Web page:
June 10, 2012
Caring for Your Garden
We live in a culture that is very concerned about looking good as defined by the media. We are all plugged in to the media, whether it be magazines, TV, the internet, ads on the sides of buses. The “media” is all around us and no matter how hard we try it is inescapable. Even if we are not experiencing it directly, it is filtered to us through our kids and friends who are deeply enmeshed in it.
The message from the media is it needs to be perfect, it needs to happen fast, it needs to be young and fresh, new and it needs to be now. The media messaging in many ways is the antithesis of real life processes which are embodied in the landscape. These are grounded in slow steady development and care, consideration of the future state as entities develop and grow, the reliance of the young on the established and more aged lives.
In the landscape, the larger and older a plant is, the more impact it has on softening the impact of intense environmental change. For example, large hardwood trees 20 years (and older) in a hurricane level storm not only absorb large amounts of water, hold the shape of the topography together, but they also store that water to share in drought conditions with shrubs in their understory. These pillars of the ecology not only mitigate weather extremes, but are the anchors of the ecosystem providing homes for a multitude of migratory and non migratory birds, other animals and insects.
Unlike the message of the media, landscapes and life develop slowly and evolve slowly over time. They require consistent care and input. Yes, we need our landscapes to look good “cosmetically” speaking, AND there are deeper issues of health and diversity that also need to be addressed. It is so easy to focus only on looking good-trimming cleaning, install some quick color-and forget about health-feeding and developing the soil, respecting and developing older plant material, establishing multiple levels of plantings.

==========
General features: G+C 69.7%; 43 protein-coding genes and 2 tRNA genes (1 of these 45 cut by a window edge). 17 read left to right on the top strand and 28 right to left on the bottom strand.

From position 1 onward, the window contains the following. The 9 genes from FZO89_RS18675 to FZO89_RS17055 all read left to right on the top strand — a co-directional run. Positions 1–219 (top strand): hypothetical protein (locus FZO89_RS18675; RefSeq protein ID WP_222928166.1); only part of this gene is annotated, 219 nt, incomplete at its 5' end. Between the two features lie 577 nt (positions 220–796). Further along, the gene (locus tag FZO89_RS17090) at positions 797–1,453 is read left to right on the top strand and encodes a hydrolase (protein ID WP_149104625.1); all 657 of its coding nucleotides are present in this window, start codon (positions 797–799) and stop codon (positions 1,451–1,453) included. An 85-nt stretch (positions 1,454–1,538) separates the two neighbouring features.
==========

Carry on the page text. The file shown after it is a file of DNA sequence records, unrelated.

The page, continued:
Yes, this is a metaphor. As we age in our culture, it is easy to feel ineffectual as the young and the new start to claim their space and the future. Communities are no different than gardens. The older generations, like hardwood trees, steady the culture and nurture the young in harder times often unacknowledged until their passing. All of us love to look good, and at the same time regular care on all levels sustains us and diversifies the culture as we join gyms, get therapists, go to church/synagogue/mosque or “whatever”. As our kids grow and develop and perhaps live in our homes when we think they should be out of the nest, remember that you are becoming the backbone of your culture helping it to weather extremes and insuring that the young and the new thrive and grow. Remember, that like the ecology, there is no future without the pillars of the environment.
Posted in: Garden Structure